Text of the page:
Windows 3.1 came with a tutorial application for those unfamiliar with computer mouses and push buttons on screens. What did it mean to click something? How can you tell where you’re supposed to click? Why are some buttons inactive, and some aren’t? How can I adapt my understanding of the DOS prompt to a graphical environment? Then we had to teach ourselves multitouch smartphones, voice assistants, and Skynet.

We’ve build precedent into graphical desktops and phones with a standard(ish) set of controls, much like we did with buttons and dials on appliances before this. There are always exceptions, and specific functionality that requires a variation on a theme or, in extreme cases, an entirely new widget. But fundamentally we understand how to interact with things because we’ve done it with similar widgets before.

I think we’re too quick to discount how critically important this is.

The web may as well be the wild west in this regard. Simple visual cues like coloured, underlined text for hyperlinks have given way to designs that bare little to no resemblance between sites. Antipatterns that work against users are rife, and solved problems are reinvented for no benefit beyond superficial appearance; aka, form over function.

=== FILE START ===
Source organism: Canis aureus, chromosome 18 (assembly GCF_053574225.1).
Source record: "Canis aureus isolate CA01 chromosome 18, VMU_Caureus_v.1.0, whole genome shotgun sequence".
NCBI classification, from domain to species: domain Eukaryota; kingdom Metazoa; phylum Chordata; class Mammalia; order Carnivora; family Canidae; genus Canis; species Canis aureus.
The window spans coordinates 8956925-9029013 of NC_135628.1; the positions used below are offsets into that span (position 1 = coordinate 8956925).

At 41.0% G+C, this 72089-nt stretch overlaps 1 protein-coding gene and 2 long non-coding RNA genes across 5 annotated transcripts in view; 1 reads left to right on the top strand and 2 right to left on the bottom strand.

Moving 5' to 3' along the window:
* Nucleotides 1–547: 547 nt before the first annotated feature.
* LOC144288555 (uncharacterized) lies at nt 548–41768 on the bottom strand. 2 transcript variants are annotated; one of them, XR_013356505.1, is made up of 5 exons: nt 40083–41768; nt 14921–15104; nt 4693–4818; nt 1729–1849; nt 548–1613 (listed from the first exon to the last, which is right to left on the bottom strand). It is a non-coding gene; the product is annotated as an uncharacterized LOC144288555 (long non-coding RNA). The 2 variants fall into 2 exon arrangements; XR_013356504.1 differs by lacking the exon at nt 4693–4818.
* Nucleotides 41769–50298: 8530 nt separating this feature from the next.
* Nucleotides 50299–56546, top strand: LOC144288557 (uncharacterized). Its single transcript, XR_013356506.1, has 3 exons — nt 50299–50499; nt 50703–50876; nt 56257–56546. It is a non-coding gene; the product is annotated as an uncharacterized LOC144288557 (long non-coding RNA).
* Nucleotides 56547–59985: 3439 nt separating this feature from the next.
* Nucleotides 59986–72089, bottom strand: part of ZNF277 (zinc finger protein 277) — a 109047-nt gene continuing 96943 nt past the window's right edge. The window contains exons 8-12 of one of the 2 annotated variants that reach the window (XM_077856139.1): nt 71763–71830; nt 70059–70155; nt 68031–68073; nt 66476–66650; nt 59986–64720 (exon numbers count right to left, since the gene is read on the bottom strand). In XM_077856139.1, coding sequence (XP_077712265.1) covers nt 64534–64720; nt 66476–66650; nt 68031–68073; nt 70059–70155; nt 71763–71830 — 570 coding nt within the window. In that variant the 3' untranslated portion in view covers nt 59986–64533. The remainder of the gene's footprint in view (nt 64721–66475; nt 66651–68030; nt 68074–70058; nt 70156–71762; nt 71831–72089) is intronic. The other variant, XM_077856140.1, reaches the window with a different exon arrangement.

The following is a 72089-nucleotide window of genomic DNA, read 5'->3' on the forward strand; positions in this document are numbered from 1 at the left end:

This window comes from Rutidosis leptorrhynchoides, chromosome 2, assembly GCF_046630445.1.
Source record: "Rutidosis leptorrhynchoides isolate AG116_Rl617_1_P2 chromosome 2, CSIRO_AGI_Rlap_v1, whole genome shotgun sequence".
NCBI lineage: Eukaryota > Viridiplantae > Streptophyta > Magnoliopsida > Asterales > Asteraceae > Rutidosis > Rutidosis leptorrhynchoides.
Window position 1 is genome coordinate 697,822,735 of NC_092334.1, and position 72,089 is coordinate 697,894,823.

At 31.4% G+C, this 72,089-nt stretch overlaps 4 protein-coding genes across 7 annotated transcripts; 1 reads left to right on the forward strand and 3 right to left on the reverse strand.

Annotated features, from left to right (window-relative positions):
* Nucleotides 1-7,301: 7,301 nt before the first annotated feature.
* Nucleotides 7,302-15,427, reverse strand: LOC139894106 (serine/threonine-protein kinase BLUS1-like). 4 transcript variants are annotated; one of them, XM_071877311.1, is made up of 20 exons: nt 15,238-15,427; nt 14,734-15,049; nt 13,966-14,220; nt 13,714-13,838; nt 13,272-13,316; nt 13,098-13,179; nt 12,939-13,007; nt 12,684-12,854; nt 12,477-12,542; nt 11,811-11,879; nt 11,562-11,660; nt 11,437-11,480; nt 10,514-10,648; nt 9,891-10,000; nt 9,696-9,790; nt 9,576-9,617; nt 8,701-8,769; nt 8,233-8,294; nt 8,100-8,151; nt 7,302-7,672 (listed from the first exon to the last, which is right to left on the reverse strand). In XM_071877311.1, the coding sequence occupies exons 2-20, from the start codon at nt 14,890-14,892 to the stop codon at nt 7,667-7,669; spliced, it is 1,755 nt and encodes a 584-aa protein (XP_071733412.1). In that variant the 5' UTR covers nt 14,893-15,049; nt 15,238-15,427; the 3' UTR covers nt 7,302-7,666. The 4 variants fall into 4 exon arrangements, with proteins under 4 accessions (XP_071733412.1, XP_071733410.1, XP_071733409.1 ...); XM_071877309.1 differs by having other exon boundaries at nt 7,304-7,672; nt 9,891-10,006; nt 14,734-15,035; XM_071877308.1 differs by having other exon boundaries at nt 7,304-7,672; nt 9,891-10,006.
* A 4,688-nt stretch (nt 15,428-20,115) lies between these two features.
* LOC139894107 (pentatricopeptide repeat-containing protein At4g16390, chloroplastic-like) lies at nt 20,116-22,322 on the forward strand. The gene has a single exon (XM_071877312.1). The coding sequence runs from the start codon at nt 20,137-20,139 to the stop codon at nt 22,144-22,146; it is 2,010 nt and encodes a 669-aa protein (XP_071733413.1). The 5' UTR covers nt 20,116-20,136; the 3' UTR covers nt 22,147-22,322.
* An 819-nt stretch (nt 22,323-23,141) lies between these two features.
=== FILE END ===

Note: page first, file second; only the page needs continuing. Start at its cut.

Twitter lets you assign users to lists. Rather than showing you checkboxes, or toggle switches indicating their state and mutability (the ability to be changed) Twitter just shows them as a wall of plain text, styled the same way as a tweet. It’s only when you click them that you realise they toggle, as indicated by a low-contrast tick. Why did they do this? Or more specifically, why did they feel the need to do this?

A banking website I use does a similar thing for accounts, the fundamental thing—pardon, “product”—that you use them for. Buttons without backgrounds and borders, dropdown lists that look like plain text, draggable elements styled the same way as fixed areas, overloading right-mouse clicks and text selection to do other things, widgets and controls hidden behind undocumented and unconventional gestures; they’ve achieved making hamburger menus look usable. Just because you can do something, doesn’t mean you should.

I’m starting to think it’s another way CSS has failed us: in the rush to separate content from presentation, we’ve made it easy to jettison visual semantics and cues. This is a bug, not a feature.